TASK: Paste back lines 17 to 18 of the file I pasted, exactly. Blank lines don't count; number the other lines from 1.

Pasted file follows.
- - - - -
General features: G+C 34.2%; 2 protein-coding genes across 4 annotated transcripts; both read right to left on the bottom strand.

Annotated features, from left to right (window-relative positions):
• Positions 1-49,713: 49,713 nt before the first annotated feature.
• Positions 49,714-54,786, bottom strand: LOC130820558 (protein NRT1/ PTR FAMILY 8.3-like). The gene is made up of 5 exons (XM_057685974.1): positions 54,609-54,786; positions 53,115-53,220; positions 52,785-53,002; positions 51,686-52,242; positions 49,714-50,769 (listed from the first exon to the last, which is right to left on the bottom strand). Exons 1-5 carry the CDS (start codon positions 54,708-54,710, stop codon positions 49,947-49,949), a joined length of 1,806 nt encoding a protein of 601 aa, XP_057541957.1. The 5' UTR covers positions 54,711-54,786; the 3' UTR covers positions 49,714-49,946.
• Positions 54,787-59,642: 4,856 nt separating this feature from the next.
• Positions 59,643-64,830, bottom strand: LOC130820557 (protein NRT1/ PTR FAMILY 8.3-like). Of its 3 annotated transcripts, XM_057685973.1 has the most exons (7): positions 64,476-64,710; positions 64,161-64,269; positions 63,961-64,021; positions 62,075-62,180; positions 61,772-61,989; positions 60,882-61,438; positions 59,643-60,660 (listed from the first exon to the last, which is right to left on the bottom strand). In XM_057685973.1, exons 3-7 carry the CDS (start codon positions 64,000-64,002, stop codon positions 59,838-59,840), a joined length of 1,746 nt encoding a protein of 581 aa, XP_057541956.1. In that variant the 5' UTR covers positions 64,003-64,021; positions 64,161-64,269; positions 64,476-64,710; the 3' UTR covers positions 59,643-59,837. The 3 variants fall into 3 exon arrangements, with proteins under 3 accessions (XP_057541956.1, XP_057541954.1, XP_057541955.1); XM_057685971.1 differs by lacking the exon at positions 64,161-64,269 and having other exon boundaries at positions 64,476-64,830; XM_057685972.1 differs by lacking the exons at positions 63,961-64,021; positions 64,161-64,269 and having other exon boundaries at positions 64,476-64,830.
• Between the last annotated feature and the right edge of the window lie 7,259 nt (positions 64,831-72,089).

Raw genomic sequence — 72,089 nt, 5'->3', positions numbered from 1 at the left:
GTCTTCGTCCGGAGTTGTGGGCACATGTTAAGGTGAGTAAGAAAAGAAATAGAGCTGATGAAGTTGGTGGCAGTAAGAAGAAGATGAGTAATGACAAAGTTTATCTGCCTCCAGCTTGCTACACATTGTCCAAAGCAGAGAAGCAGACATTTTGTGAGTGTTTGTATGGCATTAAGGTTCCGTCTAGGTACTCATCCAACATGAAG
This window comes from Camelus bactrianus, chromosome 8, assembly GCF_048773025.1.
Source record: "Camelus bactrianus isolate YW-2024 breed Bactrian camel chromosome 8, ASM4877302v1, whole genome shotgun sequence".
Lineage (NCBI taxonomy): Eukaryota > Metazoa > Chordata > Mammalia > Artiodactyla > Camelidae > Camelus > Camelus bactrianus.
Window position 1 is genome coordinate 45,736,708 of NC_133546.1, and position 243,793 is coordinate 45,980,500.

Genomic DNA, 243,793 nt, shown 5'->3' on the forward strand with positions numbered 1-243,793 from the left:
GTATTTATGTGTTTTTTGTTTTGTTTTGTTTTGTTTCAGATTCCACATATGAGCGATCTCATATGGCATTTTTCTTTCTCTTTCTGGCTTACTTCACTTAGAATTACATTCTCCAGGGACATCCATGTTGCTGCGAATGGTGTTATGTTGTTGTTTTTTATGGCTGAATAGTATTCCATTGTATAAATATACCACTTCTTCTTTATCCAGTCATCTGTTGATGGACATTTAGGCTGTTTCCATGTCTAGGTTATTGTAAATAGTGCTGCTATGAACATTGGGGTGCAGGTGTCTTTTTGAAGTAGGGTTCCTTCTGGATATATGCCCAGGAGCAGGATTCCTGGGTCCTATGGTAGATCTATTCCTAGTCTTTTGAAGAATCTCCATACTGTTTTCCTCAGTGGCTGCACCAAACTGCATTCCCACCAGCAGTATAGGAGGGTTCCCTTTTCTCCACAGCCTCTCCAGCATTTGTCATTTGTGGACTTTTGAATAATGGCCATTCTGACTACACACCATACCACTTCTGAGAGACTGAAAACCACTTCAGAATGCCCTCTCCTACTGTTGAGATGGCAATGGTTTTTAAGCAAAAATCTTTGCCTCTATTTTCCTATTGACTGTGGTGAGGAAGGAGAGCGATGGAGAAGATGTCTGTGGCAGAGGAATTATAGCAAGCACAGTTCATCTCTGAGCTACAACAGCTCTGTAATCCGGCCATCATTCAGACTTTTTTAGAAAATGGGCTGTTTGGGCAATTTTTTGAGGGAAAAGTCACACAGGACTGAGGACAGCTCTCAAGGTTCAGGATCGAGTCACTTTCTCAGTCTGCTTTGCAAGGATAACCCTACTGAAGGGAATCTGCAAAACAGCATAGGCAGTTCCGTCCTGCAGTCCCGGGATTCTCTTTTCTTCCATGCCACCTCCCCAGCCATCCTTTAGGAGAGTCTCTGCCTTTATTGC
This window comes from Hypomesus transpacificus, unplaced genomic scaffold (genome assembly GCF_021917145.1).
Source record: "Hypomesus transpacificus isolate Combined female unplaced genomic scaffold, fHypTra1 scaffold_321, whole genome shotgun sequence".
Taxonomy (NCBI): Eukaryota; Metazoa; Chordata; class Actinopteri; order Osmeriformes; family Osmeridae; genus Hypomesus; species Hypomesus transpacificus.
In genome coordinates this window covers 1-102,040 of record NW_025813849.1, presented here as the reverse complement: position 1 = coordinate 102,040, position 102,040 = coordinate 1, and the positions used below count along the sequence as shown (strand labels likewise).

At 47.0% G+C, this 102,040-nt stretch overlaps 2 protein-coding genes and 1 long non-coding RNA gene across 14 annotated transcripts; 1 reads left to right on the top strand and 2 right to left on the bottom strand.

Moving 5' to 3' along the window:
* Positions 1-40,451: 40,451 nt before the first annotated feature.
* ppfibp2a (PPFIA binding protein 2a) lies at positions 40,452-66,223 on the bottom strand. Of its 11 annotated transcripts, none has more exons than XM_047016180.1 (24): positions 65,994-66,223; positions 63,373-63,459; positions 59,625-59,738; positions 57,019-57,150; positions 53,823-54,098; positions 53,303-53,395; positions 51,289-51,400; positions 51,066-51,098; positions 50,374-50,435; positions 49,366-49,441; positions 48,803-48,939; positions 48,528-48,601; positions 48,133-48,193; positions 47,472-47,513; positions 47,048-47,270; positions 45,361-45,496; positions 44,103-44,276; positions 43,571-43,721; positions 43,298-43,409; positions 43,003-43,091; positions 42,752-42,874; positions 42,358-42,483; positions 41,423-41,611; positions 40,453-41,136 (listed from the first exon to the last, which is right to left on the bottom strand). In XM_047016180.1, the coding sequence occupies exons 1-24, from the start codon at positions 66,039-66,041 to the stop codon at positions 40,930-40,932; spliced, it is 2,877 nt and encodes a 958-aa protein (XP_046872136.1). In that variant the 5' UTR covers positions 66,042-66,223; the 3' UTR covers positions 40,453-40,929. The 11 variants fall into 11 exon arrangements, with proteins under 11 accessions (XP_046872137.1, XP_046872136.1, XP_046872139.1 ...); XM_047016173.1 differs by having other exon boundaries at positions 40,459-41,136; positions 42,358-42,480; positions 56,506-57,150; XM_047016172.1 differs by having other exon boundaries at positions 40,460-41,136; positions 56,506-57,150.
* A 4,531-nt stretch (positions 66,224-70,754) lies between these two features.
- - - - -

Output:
Source record: "Hypomesus transpacificus isolate Combined female unplaced genomic scaffold, fHypTra1 scaffold_321, whole genome shotgun sequence".
Taxonomy (NCBI): Eukaryota; Metazoa; Chordata; class Actinopteri; order Osmeriformes; family Osmeridae; genus Hypomesus; species Hypomesus transpacificus.